Electronic Design

Never Ask For Directions Again

Garmin, the largest GPS receiver manufacturer, recently let me test out its nuvi 350 receiver (see the figure). It's tiny, measuring a bit less than 4 by 3 by 1 in. Also, it's powered by an internal lithium-ion battery that charges from ac or a 12-V car outlet. The LCD color touchscreen is 3.5 in. diagonal with good resolution. The nuvi 350 comes loaded with full maps of the U.S. And, the antenna is a patch that flips up so you can position it for best reception.

It takes a couple of minutes for the radio to acquire the satellites and compute its location. But when that's done, it pinpoints your position on the map. Though it only works outdoors, the nuvi 350 can easily maintain contact with the satellites through a car windshield and limited tree cover.

I used the Garmin to find various addresses on several trips I made around the Austin, Texas area. All you do is type in the desired city and address, and the Garmin gives you detailed driving instructions on the screen and by voice output. If you think cell phones are distracting while you drive, a GPS receiver is worse. That's what makes the voice output so useful and a lot safer.

At first I was reluctant to trust the instructions, but after several trips, I was convinced and followed it blindly. One thing I found is that it chooses the route it wants and doesn't take kindly to you going another way. I know Austin pretty well, so I wasn't inclined to take some of the routes it offered. I know shorter routes in many cases. The Garmin handles this well by recomputing and giving you instructions about how to get back on track.

I also took the nuvi 350 with me on a recent trip to southern California. I don't know my way around Orange County too well, but the device came through for me. It quickly guided me from John Wayne Airport to my hotel and to some other locations I visited.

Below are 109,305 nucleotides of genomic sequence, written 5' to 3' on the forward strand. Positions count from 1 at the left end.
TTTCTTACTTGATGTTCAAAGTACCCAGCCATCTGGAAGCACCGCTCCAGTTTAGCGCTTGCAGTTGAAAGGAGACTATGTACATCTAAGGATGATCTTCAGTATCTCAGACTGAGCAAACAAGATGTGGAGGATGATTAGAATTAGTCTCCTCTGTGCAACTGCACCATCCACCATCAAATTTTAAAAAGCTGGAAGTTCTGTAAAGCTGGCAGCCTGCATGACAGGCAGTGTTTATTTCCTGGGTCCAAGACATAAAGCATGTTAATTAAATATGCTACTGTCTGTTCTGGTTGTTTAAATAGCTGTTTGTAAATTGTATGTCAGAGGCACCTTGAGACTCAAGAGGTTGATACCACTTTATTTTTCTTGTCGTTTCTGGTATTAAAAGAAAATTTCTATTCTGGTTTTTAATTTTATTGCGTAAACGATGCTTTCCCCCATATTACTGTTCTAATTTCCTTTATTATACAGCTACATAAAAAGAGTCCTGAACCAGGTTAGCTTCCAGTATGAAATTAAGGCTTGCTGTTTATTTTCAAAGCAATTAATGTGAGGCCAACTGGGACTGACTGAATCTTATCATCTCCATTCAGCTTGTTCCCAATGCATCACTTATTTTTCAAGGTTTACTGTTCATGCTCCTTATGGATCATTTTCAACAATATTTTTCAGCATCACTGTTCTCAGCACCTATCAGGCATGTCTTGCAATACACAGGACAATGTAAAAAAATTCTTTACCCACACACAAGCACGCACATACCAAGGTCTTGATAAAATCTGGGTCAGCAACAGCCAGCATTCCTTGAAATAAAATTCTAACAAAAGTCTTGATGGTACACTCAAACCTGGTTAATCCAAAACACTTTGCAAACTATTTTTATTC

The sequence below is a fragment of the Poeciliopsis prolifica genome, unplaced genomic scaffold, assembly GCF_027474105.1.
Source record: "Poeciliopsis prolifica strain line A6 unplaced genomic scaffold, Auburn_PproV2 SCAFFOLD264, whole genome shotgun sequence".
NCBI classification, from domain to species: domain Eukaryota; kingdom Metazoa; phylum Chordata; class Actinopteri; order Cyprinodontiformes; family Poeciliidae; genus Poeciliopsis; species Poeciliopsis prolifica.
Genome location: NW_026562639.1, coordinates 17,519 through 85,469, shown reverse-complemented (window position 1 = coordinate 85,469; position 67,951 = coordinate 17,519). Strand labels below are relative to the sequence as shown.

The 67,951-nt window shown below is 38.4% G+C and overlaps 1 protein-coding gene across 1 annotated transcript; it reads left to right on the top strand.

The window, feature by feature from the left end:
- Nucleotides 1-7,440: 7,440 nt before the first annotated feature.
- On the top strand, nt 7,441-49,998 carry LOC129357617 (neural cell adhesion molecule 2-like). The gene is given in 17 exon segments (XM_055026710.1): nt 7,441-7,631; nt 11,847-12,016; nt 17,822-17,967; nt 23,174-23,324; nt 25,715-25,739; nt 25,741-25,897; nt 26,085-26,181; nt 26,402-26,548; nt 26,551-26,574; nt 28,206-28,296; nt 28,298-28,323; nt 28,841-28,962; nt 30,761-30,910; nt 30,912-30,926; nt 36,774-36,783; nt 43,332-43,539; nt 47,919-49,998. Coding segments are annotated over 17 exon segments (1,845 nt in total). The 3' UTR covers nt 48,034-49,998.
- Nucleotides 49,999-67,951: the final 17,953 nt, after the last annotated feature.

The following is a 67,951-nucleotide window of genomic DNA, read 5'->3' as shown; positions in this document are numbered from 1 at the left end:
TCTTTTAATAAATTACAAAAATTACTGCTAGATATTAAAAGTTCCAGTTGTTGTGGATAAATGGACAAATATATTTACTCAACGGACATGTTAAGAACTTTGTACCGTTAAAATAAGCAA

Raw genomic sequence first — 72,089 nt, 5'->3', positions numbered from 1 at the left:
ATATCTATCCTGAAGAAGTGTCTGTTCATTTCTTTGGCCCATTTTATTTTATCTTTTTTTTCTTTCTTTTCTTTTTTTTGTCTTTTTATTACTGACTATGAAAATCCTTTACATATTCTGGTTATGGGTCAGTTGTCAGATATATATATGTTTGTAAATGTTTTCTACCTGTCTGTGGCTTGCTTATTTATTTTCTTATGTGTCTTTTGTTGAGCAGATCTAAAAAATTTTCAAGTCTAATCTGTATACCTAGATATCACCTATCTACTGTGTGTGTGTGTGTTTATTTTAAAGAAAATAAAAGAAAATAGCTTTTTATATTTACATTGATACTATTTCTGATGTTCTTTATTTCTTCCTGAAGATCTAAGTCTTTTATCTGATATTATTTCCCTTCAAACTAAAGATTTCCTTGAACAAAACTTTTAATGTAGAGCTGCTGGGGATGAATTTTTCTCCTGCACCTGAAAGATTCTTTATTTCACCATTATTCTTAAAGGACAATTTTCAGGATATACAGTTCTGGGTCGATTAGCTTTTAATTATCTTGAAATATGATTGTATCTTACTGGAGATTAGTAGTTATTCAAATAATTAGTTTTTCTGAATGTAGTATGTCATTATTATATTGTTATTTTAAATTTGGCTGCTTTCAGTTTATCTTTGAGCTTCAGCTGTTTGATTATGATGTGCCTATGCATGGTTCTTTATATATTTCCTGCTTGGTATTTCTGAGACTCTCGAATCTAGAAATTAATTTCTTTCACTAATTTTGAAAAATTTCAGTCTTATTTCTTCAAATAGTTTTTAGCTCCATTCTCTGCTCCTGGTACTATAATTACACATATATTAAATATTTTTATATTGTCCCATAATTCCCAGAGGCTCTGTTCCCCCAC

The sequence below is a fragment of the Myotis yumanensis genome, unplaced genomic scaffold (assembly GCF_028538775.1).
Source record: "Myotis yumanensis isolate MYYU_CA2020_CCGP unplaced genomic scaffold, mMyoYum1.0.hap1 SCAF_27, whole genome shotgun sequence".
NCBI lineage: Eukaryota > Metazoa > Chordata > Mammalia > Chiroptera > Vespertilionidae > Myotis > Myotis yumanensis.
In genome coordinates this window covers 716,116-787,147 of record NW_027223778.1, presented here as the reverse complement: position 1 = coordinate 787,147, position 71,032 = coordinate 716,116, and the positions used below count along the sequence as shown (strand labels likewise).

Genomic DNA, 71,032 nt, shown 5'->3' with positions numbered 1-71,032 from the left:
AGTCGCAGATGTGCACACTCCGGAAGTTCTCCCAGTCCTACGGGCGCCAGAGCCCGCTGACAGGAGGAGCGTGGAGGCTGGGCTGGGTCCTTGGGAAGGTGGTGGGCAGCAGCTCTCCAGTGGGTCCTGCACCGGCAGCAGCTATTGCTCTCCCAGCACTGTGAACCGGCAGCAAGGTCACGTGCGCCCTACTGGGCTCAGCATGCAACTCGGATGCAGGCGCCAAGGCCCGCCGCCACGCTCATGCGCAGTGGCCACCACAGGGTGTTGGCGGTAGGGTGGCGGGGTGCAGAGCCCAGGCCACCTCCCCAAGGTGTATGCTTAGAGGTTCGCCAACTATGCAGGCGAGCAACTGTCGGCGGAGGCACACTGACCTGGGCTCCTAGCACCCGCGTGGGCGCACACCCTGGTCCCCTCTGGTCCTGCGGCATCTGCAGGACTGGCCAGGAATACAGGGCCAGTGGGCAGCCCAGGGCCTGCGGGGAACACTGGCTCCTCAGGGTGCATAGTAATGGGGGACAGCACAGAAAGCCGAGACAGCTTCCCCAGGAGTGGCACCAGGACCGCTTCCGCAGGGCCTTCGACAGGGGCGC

All in all, the nuvi 350 was quite effective. My two main complaints were the screen and the mounting hardware. The screen pretty much washes out in bright sunlight, making it difficult to read. But I don't blame Garmin, since this is the case for most LCDs. The nuvi has a brightness adjustment that helped.

The mounting hardware was a bracket and suction-cup deal that was designed to attach the receiver to a windshield or the dashboard.

It didn't work well at all. I had to hold the receiver or position it on the seat so it could maintain a link to the satellites—a real pain.

I didn't try the traffic-reporting mode. The nuvi contains an FM radio that picks up transmissions from a local FM station. The station tracks traffic in specific cities and reports it to the receiver which, in turn, helps to reroute you. It's a great option for drivers in traffic-bound cities. Known as FM-TMC (Traffic Message Channel), the system is available in more than 20 U.S. cities.

Since the coverage is continuous, there's no need to wait for a traffic broadcast on the usual AM or FM station. The Garmin automatically plots an alternate route for you if you're heading toward a tie-up. The FM receiver is usually an extra cost. Garmin even offers a version that gets traffic updates from an XM satellite radio, if you have one.

The nuvi 350 has several other features I didn't test, including a Bluetooth interface, an MP3 player, and an audio book player. But I did try out the feature that lets you locate restaurants, gas stations, and hotels nearby. It worked like a charm.

Despite the LCD and mounting issues, the nuvi 350 is a terrific device. If you've never experienced one, you have a treat coming. It's easy to use and extremely precise. If you get lost a lot and have a problem finding your way, or just hate asking directions, don't leave home without one of these devices.

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